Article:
What is a French Drain?

South End Plumbing, Heating, & Air Expert Tips

What is a French Drain?

If you’ve heard the term “French drain” you may have thought it had to do with plumbing or a certain ornate feature of some type of plumbing drain. However a French drain is absolutely nothing more than a ditch in the ground, inset with a perforated pipeline under a layer of gravel. That pipe funnels storm water or water of any sort outside away from where you don’t want it (your foundation, walkways, driveways, crawlspace, etc.).

How Does a French Drain Work?
How Does a French Drain Work?

How it Works
Working somewhat like a gutter collecting rain as it runs off the roof, French drains pipes manage water at ground level. Let’s say that after a rainstorm, water tends to pool in a particular low spot around your home. Rerouting the circulation of water with a French drain would alleviate that problem.

A French drain also supplies a solution for basements that admit water through the structure. In these “damp” basements, water pushes against the foundation and gradually leaks through. With a French drain, however, water near the foundation can be rerouted and transferred elsewhere before even entering the crawlspace.

If water continues to attack your basement regardless of seemingly sufficient outside drainage, then you may need to set up a French drain around your house. Setup involves digging a trench in the dirt along the border of the structure, laying pipe in the trench, and putting in a sump pump to move water from the interior to the exterior.

Digging a French Drain
Digging a French Drain

Digging a French Drain Trench
Whether installed in the yard or the basement, a French drain deals with the exact same principle. A trench is dug with a slope in the direction you desire the water to go; a slope of one inch for every 8 feet in length is typically advised. To determine the proper angle, use a level string tied between stakes, then measure the range from that referral point to the trench bottom.

Since there is a direct relationship in between the size of a drain pipe and its relative effectiveness, make your trench no smaller than 12 inches wide, and aim for a depth between 18 and 24 inches. If you’re setting up a French drain around your foundation to prevent basement wetness, make sure to place the pipe listed below slab or finished floor level.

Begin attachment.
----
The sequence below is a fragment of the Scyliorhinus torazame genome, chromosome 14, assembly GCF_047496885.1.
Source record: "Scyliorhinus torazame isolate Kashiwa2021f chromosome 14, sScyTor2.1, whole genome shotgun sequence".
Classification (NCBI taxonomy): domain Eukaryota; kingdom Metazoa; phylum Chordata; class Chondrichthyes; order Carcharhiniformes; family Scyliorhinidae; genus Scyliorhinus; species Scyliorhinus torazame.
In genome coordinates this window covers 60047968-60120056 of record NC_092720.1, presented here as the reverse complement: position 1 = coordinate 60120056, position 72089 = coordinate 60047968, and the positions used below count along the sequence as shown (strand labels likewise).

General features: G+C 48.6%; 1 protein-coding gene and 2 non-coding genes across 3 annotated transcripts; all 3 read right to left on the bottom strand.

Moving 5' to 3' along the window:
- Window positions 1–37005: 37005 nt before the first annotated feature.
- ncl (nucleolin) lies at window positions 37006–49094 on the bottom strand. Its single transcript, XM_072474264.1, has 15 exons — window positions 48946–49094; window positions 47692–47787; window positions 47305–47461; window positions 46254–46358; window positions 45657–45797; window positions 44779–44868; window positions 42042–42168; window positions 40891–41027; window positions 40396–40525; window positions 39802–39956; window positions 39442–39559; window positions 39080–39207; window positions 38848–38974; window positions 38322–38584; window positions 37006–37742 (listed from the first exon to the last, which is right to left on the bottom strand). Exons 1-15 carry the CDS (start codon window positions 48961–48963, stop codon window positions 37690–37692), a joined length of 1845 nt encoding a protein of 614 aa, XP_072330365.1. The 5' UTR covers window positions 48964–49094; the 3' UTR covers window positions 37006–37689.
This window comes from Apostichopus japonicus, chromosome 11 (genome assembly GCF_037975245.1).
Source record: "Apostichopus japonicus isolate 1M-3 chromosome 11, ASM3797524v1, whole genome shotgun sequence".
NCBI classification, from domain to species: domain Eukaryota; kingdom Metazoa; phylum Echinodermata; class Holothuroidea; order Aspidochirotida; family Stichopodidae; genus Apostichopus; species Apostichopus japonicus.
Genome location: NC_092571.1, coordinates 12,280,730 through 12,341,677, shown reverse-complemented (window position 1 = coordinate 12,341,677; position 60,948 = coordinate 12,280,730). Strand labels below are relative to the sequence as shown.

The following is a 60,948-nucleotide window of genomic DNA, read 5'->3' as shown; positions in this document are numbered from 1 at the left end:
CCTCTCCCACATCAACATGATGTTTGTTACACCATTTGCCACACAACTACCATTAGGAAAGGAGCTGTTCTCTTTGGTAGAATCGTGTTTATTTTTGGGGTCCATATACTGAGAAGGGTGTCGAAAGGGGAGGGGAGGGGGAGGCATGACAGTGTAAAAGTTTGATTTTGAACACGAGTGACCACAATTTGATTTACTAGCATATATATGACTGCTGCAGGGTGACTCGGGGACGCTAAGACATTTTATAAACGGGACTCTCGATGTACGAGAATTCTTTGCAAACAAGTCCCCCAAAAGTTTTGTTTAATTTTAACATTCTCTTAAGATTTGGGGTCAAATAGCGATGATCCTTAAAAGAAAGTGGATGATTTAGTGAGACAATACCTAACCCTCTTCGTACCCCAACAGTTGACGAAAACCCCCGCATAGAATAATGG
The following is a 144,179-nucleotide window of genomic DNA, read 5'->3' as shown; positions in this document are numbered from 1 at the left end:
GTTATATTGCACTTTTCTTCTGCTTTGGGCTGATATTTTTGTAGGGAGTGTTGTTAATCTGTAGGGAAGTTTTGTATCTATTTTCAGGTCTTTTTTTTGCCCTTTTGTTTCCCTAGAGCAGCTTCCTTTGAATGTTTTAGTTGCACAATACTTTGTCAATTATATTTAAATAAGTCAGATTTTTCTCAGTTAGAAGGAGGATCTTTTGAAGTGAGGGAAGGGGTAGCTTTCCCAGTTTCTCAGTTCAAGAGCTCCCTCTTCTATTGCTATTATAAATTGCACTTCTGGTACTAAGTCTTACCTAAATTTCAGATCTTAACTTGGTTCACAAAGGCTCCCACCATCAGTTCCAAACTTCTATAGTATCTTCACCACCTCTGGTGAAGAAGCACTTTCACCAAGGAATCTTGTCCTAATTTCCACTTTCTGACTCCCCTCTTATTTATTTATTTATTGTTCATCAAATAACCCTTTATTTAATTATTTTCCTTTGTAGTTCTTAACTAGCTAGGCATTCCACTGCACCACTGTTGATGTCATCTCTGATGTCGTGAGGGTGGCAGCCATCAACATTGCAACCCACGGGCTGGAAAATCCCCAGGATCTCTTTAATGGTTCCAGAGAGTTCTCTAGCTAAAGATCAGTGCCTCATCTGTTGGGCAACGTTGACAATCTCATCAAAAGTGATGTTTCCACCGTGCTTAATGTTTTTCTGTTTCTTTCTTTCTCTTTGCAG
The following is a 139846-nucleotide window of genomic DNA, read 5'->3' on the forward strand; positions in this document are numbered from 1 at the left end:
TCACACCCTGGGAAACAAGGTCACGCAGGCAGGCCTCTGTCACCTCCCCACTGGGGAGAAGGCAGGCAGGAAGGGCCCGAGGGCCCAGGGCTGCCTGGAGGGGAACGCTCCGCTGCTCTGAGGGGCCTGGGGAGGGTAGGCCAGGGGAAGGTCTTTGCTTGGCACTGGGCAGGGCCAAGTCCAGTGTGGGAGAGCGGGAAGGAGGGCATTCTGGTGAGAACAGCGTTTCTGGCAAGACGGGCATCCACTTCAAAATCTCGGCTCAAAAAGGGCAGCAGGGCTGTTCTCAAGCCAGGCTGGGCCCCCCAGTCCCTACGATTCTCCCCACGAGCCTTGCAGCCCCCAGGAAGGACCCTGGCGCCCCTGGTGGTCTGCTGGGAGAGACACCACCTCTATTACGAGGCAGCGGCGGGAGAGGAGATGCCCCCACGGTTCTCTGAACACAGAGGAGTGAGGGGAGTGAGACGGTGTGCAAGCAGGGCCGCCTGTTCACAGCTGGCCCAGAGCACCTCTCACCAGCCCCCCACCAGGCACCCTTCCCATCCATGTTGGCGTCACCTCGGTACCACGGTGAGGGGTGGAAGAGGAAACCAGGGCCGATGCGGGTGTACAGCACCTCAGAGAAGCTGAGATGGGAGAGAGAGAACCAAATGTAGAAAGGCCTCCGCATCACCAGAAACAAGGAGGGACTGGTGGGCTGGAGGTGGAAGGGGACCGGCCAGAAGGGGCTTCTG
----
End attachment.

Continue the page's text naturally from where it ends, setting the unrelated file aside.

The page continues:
Installing the French Drain Pipe
After digging the trench, fill it with a few inches of crushed gravel. Cover the stone with water-permeable landscaping material to discourage weed growth. Next, lay piping into the trench. Select one of two types, either stiff PVC with predrilled holes or flexible drain pipe cut with slits. PVC lasts longer, and if you come across a blockage, it can be cleaned with pressure or a plumbing professional’s snake. Flexible pipe, on the other hand, is less costly and easier to deal with.

Selecting PVC? You can attach a 45-degree angle joint to the start of your pipeline and then link the joint to a pipe that can be left standing out of the ground for an easy-access clean-out point. Another important thing to keep in mind in PVC installations: Orient the pipe holes downward. Counterproductive though it may be, French drains pipes work by enabling water to flow into them from below rather than above.

Wrap landscaping material around the pipe to keep dirt and roots from blocking the system. Infill the trench with gravel to grade. Infill with gravel to a point a couple of inches below grade, then include dirt to span the remaining distance. Covering the pipeline makes complex future upkeep efforts, doing so enables the French drain to be totally concealed.

Bonus Info on French Drains

  • If you are preparing to dig a long trench, think of leasing a trench digger to make quicker work of it.
  • Instead of wrapping the drain with landscaping fabric, you can buy a flexible perforated pipeline that comes already wrapped in water-permeable fabric with Styrofoam peanuts.
  • Install a catch barrel at the end of your drain as a way of gathering rainwater for usage in the garden.
  • After trenching, you can anticipate to have a lot of extra dirt. Plan ahead to use that dirt in the garden or low spots in your yard.

South End Plumbing specializes in all repipes, so remember, we are just a click away. We also specialize in leak detection – give us a call! South End Plumbing is one of the only companies that will give you a free estimate. Call us at 704-919-1722 or fill out the form online to schedule a visit.

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